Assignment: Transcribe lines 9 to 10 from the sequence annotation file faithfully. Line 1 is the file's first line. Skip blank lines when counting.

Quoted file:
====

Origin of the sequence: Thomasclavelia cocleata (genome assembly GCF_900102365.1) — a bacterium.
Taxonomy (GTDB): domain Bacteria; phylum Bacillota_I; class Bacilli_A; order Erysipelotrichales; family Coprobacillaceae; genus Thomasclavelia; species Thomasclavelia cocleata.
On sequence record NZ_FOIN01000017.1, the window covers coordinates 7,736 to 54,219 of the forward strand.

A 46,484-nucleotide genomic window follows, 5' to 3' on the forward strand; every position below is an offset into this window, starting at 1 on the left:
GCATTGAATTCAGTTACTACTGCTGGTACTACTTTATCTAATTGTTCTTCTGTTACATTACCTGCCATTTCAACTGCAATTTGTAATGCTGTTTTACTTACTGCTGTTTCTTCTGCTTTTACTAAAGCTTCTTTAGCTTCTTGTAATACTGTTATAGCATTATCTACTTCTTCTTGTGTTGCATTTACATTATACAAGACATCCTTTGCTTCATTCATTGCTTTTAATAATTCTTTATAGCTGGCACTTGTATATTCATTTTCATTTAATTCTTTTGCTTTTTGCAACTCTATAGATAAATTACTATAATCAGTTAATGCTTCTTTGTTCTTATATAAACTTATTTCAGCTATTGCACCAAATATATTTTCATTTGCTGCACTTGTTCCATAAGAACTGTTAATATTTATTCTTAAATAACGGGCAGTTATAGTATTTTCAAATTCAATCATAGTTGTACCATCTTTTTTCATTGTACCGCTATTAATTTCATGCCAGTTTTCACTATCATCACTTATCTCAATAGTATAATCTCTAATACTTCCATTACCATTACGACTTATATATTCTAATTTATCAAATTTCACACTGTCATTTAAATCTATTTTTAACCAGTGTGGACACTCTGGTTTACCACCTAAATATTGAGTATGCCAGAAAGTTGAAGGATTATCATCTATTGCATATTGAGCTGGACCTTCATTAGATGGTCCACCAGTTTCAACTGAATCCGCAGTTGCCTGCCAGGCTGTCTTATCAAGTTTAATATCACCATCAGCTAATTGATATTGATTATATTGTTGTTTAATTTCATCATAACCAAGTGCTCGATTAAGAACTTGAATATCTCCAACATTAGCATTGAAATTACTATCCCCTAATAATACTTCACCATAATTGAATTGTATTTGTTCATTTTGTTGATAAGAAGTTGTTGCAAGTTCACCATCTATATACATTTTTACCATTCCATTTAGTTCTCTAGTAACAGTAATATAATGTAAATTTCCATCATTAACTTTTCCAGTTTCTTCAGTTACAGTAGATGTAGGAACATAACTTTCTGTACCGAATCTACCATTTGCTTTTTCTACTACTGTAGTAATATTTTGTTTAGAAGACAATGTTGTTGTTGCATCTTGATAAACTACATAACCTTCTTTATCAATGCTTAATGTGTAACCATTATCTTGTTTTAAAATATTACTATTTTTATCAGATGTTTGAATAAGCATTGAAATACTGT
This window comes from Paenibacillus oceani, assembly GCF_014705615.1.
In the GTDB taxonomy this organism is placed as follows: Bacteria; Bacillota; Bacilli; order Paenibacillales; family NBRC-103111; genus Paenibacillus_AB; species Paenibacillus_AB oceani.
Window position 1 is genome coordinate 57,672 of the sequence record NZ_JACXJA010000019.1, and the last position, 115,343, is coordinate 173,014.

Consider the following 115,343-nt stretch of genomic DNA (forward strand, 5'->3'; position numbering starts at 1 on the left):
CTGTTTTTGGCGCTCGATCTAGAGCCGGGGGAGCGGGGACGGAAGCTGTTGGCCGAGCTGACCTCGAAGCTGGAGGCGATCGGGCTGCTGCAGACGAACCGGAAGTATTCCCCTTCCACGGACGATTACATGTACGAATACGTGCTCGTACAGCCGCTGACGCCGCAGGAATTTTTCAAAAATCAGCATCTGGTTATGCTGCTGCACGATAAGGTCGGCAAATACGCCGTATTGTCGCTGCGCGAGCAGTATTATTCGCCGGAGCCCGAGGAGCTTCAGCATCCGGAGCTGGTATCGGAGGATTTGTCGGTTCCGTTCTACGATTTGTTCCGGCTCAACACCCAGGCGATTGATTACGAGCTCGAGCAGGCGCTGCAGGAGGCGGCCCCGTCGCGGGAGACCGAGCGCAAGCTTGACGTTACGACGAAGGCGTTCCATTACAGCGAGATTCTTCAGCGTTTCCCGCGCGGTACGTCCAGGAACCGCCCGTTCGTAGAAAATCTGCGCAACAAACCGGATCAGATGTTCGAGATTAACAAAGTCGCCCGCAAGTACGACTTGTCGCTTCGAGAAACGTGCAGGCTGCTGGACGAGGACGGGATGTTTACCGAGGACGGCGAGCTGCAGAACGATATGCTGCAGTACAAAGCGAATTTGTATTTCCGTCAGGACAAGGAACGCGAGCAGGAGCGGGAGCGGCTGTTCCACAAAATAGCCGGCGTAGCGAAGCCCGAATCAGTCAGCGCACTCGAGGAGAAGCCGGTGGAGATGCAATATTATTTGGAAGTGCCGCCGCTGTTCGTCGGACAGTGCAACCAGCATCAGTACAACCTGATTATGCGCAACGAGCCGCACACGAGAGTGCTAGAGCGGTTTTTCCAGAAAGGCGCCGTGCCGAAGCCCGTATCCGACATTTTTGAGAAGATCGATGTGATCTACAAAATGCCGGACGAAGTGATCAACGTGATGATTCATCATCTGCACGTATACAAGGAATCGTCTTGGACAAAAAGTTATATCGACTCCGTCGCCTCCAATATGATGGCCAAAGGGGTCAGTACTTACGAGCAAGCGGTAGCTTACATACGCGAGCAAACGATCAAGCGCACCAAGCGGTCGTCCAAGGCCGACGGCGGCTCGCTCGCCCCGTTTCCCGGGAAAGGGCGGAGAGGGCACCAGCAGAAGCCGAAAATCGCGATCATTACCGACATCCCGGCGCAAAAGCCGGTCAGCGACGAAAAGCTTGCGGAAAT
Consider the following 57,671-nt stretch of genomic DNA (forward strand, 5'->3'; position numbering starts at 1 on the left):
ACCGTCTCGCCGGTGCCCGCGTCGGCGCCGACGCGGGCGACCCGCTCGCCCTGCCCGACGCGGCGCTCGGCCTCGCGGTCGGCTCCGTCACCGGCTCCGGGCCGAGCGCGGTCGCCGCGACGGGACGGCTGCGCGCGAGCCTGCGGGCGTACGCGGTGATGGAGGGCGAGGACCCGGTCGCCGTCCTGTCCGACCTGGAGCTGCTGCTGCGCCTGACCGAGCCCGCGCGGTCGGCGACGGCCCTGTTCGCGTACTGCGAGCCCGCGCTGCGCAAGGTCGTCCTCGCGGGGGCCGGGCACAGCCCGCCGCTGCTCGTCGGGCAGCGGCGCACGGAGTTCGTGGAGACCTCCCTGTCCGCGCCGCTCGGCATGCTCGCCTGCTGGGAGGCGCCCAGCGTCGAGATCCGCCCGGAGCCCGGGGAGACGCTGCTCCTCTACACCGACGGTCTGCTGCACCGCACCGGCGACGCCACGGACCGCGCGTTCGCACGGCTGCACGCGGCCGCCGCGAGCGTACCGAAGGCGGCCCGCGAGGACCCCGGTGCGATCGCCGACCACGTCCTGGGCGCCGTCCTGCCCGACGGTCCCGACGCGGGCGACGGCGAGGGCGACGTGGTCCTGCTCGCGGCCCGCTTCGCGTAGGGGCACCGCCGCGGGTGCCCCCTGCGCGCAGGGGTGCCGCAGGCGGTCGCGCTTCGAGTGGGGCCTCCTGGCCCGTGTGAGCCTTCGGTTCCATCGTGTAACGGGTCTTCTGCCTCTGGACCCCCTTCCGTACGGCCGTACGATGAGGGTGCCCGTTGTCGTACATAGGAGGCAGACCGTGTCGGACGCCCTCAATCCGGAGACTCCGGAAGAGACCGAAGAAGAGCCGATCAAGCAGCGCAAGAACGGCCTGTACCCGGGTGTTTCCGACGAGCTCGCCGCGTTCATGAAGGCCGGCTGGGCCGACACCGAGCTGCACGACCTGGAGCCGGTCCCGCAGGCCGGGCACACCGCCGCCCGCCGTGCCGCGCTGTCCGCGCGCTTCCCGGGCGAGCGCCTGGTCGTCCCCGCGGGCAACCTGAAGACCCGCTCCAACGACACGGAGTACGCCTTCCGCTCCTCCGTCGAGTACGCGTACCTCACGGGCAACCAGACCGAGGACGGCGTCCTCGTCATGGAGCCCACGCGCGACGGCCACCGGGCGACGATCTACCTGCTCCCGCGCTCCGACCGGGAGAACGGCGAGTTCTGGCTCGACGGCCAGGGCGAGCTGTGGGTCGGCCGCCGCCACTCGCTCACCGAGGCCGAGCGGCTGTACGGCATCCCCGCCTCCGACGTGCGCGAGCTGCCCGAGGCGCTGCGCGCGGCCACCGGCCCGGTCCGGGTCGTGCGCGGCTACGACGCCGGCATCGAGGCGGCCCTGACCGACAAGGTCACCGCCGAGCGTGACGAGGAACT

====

Consider the following 115,343-nt stretch of genomic DNA (forward strand, 5'->3'; position numbering starts at 1 on the left):
CTGTTTTTGGCGCTCGATCTAGAGCCGGGGGAGCGGGGACGGAAGCTGTTGGCCGAGCTGACCTCGAAGCTGGAGGCGATCGGGCTGCTGCAGACGAACCGGAAGTATTCCCCTTCCACGGACGATTACATGTACGAATACGTGCTCGTACAGCCGCTGACGCCGCAGGAATTTTTCAAAAATCAGCATCTGGTTATGCTGCTGCACGATAAGGTCGGCAAATACGCCGTATTGTCGCTGCGCGAGCAGTATTATTCGCCGGAGCCCGAGGAGCTTCAGCATCCGGAGCTGGTATCGGAGGATTTGTCGGTTCCGTTCTACGATTTGTTCCGGCTCAACACCCAGGCGATTGATTACGAGCTCGAGCAGGCGCTGCAGGAGGCGGCCCCGTCGCGGGAGACCGAGCGCAAGCTTGACGTTACGACGAAGGCGTTCCATTACAGCGAGATTCTTCAGCGTTTCCCGCGCGGTACGTCCAGGAACCGCCCGTTCGTAGAAAATCTGCGCAACAAACCGGATCAGATGTTCGAGATTAACAAAGTCGCCCGCAAGTACGACTTGTCGCTTCGAGAAACGTGCAGGCTGCTGGACGAGGACGGGATGTTTACCGAGGACGGCGAGCTGCAGAACGATATGCTGCAGTACAAAGCGAATTTGTATTTCCGTCAGGACAAGGAACGCGAGCAGGAGCGGGAGCGGCTGTTCCACAAAATAGCCGGCGTAGCGAAGCCCGAATCAGTCAGCGCACTCGAGGAGAAGCCGGTGGAGATGCAATATTATTTGGAAGTGCCGCCGCTGTTCGTCGGACAGTGCAACCAGCATCAGTACAACCTGATTATGCGCAACGAGCCGCACACGAGAGTGCTAGAGCGGTTTTTCCAGAAAGGCGCCGTGCCGAAGCCCGTATCCGACATTTTTGAGAAGATCGATGTGATCTACAAAATGCCGGACGAAGTGATCAACGTGATGATTCATCATCTGCACGTATACAAGGAATCGTCTTGGACAAAAAGTTATATCGACTCCGTCGCCTCCAATATGATGGCCAAAGGGGTCAGTACTTACGAGCAAGCGGTAGCTTACATACGCGAGCAAACGATCAAGCGCACCAAGCGGTCGTCCAAGGCCGACGGCGGCTCGCTCGCCCCGTTTCCCGGGAAAGGGCGGAGAGGGCACCAGCAGAAGCCGAAAATCGCGATCATTACCGACATCCCGGCGCAAAAGCCGGTCAGCGACGAAAAGCTTGCGGAAAT